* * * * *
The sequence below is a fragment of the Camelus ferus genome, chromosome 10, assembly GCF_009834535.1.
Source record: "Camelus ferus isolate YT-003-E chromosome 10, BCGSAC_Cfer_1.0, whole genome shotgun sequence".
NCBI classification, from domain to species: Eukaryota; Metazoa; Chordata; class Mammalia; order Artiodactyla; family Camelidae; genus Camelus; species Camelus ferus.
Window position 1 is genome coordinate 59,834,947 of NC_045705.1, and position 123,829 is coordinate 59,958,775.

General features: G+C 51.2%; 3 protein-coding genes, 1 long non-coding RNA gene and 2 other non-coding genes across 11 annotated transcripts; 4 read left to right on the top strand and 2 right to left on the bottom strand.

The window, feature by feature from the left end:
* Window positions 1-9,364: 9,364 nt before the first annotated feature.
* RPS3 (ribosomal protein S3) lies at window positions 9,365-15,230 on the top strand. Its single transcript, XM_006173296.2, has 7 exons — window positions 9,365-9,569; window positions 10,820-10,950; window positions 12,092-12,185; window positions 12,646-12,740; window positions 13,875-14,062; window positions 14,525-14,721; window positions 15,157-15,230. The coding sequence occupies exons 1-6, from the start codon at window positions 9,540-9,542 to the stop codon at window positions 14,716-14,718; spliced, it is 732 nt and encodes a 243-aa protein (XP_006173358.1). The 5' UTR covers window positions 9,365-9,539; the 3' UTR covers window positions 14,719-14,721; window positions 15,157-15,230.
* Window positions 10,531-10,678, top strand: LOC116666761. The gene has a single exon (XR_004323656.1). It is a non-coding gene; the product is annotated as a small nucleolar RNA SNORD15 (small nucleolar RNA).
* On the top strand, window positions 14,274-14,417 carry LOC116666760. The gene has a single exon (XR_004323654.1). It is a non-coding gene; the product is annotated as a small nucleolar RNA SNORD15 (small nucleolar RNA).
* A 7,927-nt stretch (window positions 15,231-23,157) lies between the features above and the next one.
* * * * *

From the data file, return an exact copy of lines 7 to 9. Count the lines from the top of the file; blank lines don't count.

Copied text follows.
* Window positions 1-9,364: 9,364 nt before the first annotated feature.
* RPS3 (ribosomal protein S3) lies at window positions 9,365-15,230 on the top strand. Its single transcript, XM_006173296.2, has 7 exons — window positions 9,365-9,569; window positions 10,820-10,950; window positions 12,092-12,185; window positions 12,646-12,740; window positions 13,875-14,062; window positions 14,525-14,721; window positions 15,157-15,230. The coding sequence occupies exons 1-6, from the start codon at window positions 9,540-9,542 to the stop codon at window positions 14,716-14,718; spliced, it is 732 nt and encodes a 243-aa protein (XP_006173358.1). The 5' UTR covers window positions 9,365-9,539; the 3' UTR covers window positions 14,719-14,721; window positions 15,157-15,230.
* Window positions 10,531-10,678, top strand: LOC116666761. The gene has a single exon (XR_004323656.1). It is a non-coding gene; the product is annotated as a small nucleolar RNA SNORD15 (small nucleolar RNA).